Researchers at the Institute for Social and Economic Research asked both individuals in the couple to rate their happiness on a seven point scale; from the lowest score of ‘extremely unhappy’ to the middle point of ‘happy’, the highest point being ‘perfect’. The self-reported happiness rating revealed that 90 percent of married women and 88 percent of cohabiting women are happy in their relationships. Ninety-three percent of married men and 92 percent of cohabiting men said they were happy in their relationship.
The findings indicate the happiest couples are those in which both are educated to degree level, have no children, have been together for less than five years and the man is employed. Factors such as being married or cohabiting, age of the individuals and duration of the partnership all have an effect on the level of happiness in a relationship.
Professor John Ermisch, one of the authors of a book due to be published later this month that showcases a range of findings from the survey, commented: “Understanding Society has opened up many new avenues of research in studying both marriage and family life across the UK’s population and will continue to do so over the years to come.”
The study also showed that after taking into account a variety of factors, including age, gender, number of children, relationship duration, employment status and education married people are happier than their cohabiting counterparts.
One of the unique strengths of this study is that the researchers are able to study all members of a household. This means that both partners’ responses can be matched up with one another to give a richer and more detailed analysis than if the information was collected for only one of the partners.
FOR FURTHER INFORMATION, CONTACT
Please note Professor Ermisch is not available for interview until the morning of Monday 14 February 2011. A “Family Chapter non Technical Summary” is available on request from the ESRC Press Office.
ESRC Press Office:
Danielle Moore (Tel: 01793 413122, email: email@example.com )
Jeanine Woolley (Tel: 01793 413119, email: firstname.lastname@example.org )
(Out of office hours number, Tel: 07554333336)
ISER Press Office:
Chris Garrington (Tel: 07546 11 76 73, email: email@example.com)
NOTES FOR EDITORS:
1. The findings above are taken from chapter 2 of ‘Understanding Society: Early findings from the first wave of the UK’s household longitudinal study’. Chapter 2 ‘Family Relationships” by John Ermisch, Maria Iacovou, and Alexandra Skew. This focuses on family relationships analysing the relationship between partners and parents and their children.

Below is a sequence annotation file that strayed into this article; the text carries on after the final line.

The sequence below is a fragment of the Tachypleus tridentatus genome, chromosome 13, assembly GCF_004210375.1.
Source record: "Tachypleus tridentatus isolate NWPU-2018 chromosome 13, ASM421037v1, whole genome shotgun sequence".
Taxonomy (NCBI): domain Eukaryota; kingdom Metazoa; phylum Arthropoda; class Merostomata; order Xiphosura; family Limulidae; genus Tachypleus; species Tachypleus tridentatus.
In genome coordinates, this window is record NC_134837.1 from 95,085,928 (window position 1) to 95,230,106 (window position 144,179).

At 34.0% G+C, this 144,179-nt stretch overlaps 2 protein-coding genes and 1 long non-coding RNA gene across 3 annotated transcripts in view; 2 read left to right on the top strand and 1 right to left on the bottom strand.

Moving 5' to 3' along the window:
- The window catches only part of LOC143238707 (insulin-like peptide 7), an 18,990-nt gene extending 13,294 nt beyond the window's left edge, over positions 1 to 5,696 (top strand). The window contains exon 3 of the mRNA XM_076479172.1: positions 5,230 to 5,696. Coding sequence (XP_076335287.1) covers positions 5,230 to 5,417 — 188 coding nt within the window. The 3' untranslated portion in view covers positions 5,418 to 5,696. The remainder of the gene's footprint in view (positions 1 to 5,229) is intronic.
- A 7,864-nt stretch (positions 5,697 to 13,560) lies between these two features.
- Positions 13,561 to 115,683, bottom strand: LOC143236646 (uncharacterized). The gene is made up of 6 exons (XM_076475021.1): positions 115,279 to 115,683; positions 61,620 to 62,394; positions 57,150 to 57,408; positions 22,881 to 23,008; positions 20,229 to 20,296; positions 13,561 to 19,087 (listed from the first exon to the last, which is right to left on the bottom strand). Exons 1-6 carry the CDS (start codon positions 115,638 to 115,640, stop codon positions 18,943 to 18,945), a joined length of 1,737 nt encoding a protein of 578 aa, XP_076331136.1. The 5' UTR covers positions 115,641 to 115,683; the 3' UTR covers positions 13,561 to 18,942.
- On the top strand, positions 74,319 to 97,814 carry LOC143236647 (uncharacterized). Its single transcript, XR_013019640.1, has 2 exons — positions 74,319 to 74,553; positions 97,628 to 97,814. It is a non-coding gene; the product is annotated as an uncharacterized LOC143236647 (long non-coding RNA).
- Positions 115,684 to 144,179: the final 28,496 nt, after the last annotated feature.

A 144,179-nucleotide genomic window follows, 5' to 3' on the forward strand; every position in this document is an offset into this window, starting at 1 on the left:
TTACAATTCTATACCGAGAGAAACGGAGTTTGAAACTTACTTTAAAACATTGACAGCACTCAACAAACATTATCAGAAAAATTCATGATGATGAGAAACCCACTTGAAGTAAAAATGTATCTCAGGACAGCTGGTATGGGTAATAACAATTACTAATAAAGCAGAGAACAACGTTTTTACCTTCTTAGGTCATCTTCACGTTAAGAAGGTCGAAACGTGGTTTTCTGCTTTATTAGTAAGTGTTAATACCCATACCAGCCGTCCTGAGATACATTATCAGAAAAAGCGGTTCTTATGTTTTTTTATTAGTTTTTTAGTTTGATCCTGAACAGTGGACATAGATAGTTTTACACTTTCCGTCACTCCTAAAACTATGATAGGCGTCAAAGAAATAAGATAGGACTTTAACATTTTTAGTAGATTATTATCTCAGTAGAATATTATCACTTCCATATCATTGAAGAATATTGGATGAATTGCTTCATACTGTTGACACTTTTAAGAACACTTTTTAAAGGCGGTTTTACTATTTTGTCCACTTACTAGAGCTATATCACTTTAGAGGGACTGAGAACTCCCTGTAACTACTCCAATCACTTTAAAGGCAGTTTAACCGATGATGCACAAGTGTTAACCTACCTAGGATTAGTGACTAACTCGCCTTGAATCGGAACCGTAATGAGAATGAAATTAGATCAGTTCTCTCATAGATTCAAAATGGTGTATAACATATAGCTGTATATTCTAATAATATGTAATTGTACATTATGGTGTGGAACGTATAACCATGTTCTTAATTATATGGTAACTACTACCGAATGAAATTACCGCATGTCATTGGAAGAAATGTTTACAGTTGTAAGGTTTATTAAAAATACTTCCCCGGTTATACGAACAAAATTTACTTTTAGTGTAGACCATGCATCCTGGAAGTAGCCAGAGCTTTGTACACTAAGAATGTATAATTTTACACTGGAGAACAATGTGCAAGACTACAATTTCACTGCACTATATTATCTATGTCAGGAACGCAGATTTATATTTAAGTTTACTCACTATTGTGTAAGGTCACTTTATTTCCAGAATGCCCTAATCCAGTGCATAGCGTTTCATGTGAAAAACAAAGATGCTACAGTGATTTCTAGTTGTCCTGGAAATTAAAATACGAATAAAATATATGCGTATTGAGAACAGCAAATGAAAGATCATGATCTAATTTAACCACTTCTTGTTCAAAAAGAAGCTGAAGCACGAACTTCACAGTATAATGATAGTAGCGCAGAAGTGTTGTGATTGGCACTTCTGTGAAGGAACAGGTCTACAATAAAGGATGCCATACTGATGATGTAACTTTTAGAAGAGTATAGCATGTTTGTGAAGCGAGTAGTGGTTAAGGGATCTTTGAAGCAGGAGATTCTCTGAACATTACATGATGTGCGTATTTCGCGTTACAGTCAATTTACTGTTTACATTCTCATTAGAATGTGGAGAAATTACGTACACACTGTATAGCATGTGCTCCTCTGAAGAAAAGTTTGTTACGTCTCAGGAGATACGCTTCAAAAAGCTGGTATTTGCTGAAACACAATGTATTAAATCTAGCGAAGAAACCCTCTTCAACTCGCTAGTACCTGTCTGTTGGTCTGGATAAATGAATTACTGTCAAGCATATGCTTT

2. Understanding Society is a world leading study of the socio-economic circumstances in 40,000 British households. The study allows for deeper analysis of a wide range of sections of the population as they respond to regional, national and international change. Understanding Society will greatly enhance our insight into the pathways that influence peoples longer term occupational trajectories; their health and well-being, their financial circumstances and personal relationships. Understanding Society also breaks new ground with its interdisciplinary focus. The study will capture biomedical data on 20,000 participants and place this alongside rich social histories, helping us weigh the extent to which people’s environment influences their health.
3. Understanding Society has been commissioned by the Economic and Social Research Council (ESRC). The Research Team is led by the Institute for Social and Economic Research (ISER) at the University of Essex. The National Centre for Social Research (NatCen) delivers the Study.
4. The ESRC have contributed £3 million towards the funding of Understanding Society, and have successfully secured a total of £19.4 million from the department for Business, Innovation and Skills Large Facilities Capital Fund. A further £2.51 million has been secured from a consortium of Government departments. This initial funding will support the first two waves of the study. It is envisaged that the study will continue for up to 20 years.
5. The ESRC is the UK’s largest organisation for funding research on economic and social issues. It supports independent, high quality research which has an impact on business, the public sector and the third sector. The ESRC’s total budget for 2010/11 is £218 million. At any one time the ESRC supports over 4,000 researchers and postgraduate students in academic institutions and independent research institutes. More at www.esrc.ac.uk